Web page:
Posted by: Ann Treacy | January 21, 2013

Would you pay $1000 for inadequte broadband?

Aaron Brown is a writer, speaker and teacher in Northern Minnesota. He writes about life on the Range – for folks outside of Minnesota that’s the Iron Range, know for timber, tourism and Bob Dylan. In some areas, they are now promoting timber, tourism and technology (oh and Bob Dylan) but Aaron’s recent blog post explains why that’s not possible throughout the region.

Aaron is a long time advocate for better broadband in the area. He is speaking from the front lines – both he and his wife make at least part of their living online. Aaron is blunt about the need to get better broadband soon to attract and retain families and younger people to the area if there is to be a future of the area. His post is worth reading – I wanted to whet your appetite with just a few key points…

We pay more than $1,000 a year for our satellite internet and routinely hit our “data cap,” after which our fast speeds are rendered slower than dial up. …

Not all internet is the same. A data plan on a new phone will let you use the internet wherever you have reception. But this “internet” is not broadband; not exactly. You face steep data caps (limits on how much you can do) and translating that service to your computer is prohibitive to many professionals. Further, focusing on phones — apps, videos and music — reinforces the false notion that the web is “just for fun.” The web is the way our economy works!  …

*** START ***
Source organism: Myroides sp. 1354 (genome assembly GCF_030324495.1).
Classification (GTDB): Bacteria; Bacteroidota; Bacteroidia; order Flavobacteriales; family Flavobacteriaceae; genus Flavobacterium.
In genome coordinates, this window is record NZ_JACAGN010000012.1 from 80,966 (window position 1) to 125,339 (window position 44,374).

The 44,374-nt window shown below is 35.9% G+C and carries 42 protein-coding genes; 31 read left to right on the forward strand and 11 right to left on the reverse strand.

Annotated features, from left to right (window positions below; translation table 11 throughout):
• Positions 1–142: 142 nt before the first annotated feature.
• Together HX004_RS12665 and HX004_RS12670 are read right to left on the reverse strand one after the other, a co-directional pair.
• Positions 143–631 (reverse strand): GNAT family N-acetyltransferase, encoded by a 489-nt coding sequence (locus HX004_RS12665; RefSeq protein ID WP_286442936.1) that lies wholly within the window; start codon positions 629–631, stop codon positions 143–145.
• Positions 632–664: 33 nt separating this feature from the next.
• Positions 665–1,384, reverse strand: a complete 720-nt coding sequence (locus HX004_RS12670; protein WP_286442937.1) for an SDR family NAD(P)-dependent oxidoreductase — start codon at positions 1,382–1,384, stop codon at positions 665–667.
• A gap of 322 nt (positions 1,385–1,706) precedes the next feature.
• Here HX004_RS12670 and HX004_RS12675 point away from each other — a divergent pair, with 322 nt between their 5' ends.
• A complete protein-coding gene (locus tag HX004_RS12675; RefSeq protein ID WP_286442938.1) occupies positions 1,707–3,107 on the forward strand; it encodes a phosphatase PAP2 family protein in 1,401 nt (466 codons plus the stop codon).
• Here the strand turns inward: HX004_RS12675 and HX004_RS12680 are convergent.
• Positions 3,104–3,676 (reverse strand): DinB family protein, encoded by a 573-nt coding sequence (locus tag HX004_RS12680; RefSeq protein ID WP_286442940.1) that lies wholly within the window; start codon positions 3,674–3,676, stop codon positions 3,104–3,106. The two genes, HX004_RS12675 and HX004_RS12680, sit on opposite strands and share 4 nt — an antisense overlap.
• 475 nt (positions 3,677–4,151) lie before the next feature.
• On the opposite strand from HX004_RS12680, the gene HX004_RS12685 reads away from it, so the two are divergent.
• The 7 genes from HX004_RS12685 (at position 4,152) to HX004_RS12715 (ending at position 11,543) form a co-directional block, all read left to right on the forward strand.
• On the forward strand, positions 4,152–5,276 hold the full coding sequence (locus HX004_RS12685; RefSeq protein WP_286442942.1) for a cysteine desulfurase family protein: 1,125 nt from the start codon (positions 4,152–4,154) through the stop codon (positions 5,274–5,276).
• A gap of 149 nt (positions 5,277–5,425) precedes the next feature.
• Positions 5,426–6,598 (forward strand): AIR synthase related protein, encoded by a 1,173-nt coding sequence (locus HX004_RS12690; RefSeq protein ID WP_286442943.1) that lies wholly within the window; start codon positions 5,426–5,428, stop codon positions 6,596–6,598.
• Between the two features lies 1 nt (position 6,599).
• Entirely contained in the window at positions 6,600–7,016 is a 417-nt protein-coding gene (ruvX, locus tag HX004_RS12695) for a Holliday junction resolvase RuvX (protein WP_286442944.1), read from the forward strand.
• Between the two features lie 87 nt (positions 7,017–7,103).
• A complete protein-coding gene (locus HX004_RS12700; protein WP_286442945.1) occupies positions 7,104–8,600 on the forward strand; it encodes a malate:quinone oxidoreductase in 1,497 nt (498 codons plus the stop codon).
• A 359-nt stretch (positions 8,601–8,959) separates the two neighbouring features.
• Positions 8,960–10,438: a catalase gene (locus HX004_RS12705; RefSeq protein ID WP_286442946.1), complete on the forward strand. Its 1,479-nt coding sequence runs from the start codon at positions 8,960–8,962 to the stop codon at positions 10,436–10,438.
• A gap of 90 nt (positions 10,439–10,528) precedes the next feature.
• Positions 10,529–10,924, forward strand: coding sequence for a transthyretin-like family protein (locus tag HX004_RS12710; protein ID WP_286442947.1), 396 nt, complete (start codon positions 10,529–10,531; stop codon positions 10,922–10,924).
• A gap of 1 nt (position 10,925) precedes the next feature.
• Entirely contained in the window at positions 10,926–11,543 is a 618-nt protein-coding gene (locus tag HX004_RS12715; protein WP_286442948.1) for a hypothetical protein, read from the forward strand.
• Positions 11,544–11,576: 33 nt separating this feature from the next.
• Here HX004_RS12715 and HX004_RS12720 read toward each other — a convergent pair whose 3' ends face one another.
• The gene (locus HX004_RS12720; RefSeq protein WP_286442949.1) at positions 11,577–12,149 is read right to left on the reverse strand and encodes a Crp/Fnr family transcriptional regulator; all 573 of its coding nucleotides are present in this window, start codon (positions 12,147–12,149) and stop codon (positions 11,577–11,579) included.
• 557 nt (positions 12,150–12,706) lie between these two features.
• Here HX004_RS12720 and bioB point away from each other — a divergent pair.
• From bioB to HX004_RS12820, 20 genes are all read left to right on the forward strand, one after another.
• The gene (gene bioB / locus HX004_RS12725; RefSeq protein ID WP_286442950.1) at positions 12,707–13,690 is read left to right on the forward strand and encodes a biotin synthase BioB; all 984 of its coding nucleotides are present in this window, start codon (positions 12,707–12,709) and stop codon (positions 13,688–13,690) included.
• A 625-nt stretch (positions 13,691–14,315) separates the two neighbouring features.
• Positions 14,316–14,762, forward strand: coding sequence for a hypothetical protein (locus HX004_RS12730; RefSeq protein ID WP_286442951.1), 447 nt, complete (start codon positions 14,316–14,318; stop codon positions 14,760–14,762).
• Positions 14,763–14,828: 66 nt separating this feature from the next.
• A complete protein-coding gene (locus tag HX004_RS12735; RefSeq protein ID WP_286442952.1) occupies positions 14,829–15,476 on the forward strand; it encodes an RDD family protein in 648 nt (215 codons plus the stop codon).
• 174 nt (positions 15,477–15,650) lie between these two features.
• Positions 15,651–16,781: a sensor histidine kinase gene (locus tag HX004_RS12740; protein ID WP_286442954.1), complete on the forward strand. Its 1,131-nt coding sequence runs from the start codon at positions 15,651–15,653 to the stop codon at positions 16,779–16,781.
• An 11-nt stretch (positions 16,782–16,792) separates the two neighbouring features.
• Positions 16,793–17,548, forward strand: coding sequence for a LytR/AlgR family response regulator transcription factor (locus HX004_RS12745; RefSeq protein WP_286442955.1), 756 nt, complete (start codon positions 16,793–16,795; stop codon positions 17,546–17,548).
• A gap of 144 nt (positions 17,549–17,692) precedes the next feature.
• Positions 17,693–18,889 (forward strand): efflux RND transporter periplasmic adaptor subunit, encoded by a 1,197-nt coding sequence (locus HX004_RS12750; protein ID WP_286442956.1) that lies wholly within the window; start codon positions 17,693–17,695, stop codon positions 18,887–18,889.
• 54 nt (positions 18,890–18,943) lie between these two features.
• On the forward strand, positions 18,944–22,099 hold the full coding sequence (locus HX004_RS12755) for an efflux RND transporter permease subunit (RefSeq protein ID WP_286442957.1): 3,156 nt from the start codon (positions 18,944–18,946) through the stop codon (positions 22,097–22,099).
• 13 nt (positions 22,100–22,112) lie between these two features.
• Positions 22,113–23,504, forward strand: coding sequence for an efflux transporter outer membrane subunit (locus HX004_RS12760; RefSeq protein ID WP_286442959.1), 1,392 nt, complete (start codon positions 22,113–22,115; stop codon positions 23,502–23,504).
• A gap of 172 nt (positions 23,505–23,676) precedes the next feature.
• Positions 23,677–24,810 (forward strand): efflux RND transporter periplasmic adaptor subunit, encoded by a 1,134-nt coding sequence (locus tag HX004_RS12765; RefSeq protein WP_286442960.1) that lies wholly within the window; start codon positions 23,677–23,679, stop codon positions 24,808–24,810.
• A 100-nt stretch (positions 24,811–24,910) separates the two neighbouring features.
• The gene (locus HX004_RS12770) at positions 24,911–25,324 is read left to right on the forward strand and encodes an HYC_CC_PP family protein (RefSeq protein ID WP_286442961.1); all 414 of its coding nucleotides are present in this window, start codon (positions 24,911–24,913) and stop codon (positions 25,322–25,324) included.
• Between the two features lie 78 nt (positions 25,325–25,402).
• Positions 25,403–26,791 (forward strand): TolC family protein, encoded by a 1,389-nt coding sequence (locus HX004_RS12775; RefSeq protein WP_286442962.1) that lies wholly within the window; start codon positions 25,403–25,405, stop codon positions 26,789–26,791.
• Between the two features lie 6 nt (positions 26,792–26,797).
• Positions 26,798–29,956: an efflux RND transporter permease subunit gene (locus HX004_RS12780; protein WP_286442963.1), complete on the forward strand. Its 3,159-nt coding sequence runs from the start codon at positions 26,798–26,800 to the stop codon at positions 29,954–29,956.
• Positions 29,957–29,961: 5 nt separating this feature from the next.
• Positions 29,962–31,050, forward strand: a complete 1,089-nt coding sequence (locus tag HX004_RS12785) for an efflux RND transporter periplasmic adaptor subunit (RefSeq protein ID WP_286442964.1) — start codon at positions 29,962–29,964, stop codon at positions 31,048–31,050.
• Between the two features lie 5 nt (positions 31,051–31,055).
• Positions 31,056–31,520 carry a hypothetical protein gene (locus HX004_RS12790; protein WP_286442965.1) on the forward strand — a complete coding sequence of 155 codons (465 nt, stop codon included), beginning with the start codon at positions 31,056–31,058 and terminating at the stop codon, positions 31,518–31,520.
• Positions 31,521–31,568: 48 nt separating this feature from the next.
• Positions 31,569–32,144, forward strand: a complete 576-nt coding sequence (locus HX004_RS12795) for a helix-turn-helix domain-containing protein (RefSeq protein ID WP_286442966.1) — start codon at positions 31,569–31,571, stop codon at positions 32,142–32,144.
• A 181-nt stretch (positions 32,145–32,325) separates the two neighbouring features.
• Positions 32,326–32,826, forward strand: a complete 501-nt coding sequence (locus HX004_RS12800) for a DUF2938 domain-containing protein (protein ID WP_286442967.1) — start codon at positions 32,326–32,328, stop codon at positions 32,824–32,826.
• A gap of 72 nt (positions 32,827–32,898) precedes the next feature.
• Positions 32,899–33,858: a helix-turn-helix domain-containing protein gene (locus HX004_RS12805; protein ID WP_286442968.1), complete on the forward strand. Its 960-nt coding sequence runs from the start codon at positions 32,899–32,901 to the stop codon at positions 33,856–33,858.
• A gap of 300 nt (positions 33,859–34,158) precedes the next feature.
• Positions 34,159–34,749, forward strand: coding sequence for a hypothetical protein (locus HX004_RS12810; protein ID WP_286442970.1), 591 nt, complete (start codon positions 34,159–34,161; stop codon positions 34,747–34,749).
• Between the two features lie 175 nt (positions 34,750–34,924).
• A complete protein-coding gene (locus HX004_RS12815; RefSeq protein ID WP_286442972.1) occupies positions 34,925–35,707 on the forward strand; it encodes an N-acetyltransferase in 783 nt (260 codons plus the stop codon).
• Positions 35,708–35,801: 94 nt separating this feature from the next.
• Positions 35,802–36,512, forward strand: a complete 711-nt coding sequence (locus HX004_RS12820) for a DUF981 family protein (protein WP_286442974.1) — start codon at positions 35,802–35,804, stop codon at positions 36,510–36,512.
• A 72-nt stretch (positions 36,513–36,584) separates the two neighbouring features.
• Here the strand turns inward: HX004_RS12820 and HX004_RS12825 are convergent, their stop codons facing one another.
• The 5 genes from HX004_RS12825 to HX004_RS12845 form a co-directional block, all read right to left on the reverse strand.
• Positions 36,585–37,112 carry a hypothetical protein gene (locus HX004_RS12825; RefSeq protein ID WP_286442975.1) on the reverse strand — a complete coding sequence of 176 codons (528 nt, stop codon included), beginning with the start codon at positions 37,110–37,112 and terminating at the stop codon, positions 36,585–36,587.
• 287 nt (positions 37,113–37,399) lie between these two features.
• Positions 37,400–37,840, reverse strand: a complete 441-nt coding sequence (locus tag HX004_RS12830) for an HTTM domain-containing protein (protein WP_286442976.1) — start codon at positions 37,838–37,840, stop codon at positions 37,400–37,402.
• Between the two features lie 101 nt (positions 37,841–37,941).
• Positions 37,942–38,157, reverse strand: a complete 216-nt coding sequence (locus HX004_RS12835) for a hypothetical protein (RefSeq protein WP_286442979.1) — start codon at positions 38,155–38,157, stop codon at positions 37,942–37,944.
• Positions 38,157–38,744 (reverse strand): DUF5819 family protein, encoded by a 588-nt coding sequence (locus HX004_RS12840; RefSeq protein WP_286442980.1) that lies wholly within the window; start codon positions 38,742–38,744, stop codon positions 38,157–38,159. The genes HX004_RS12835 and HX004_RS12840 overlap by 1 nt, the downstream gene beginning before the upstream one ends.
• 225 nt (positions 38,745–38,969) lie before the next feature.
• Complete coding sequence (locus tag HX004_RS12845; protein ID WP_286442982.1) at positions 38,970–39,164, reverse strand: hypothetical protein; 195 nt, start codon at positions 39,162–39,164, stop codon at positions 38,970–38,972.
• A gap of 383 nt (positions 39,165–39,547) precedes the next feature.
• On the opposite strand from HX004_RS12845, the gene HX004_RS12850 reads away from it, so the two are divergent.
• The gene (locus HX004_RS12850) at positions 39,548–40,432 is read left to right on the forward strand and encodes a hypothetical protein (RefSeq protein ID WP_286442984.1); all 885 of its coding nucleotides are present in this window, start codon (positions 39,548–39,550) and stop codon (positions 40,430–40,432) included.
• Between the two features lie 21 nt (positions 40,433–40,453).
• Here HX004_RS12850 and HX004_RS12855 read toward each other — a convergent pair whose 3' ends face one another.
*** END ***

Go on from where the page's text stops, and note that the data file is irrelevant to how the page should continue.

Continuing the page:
As sure as our ancestors sought abundant natural resources in northern Minnesota, their great-great grandchildren will flee for lack of access to the modern economy. We have had, and missed, opportunities to change this; we will not have many more.

Frankly, those in our communities who continue to reject or dismiss the internet as a part of our future will cause scores of future generations to be raised elsewhere, while our communities wither into the small shells common to once-mighty mining towns.


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